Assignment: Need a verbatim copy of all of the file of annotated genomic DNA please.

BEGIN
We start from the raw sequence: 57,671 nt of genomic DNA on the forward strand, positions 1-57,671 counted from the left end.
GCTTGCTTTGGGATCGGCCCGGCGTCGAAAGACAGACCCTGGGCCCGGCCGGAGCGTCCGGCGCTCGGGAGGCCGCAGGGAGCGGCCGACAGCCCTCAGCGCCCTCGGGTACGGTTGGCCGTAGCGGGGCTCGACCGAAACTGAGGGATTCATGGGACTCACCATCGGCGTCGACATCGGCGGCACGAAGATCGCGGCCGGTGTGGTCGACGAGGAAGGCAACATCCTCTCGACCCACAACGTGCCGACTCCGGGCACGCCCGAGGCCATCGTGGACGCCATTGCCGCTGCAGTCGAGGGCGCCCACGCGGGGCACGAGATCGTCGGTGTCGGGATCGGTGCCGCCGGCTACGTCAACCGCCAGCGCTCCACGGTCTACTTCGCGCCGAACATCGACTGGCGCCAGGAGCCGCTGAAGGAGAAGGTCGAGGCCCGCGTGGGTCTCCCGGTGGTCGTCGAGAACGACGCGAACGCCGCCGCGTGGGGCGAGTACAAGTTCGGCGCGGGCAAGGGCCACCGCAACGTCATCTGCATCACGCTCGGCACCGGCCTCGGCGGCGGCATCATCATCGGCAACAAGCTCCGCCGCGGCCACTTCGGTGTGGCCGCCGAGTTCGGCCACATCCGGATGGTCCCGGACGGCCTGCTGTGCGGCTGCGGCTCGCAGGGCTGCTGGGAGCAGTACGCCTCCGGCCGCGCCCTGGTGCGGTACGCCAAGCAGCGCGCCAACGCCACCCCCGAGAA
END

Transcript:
We start from the raw sequence: 57,671 nt of genomic DNA on the forward strand, positions 1-57,671 counted from the left end.
GCTTGCTTTGGGATCGGCCCGGCGTCGAAAGACAGACCCTGGGCCCGGCCGGAGCGTCCGGCGCTCGGGAGGCCGCAGGGAGCGGCCGACAGCCCTCAGCGCCCTCGGGTACGGTTGGCCGTAGCGGGGCTCGACCGAAACTGAGGGATTCATGGGACTCACCATCGGCGTCGACATCGGCGGCACGAAGATCGCGGCCGGTGTGGTCGACGAGGAAGGCAACATCCTCTCGACCCACAACGTGCCGACTCCGGGCACGCCCGAGGCCATCGTGGACGCCATTGCCGCTGCAGTCGAGGGCGCCCACGCGGGGCACGAGATCGTCGGTGTCGGGATCGGTGCCGCCGGCTACGTCAACCGCCAGCGCTCCACGGTCTACTTCGCGCCGAACATCGACTGGCGCCAGGAGCCGCTGAAGGAGAAGGTCGAGGCCCGCGTGGGTCTCCCGGTGGTCGTCGAGAACGACGCGAACGCCGCCGCGTGGGGCGAGTACAAGTTCGGCGCGGGCAAGGGCCACCGCAACGTCATCTGCATCACGCTCGGCACCGGCCTCGGCGGCGGCATCATCATCGGCAACAAGCTCCGCCGCGGCCACTTCGGTGTGGCCGCCGAGTTCGGCCACATCCGGATGGTCCCGGACGGCCTGCTGTGCGGCTGCGGCTCGCAGGGCTGCTGGGAGCAGTACGCCTCCGGCCGCGCCCTGGTGCGGTACGCCAAGCAGCGCGCCAACGCCACCCCCGAGAA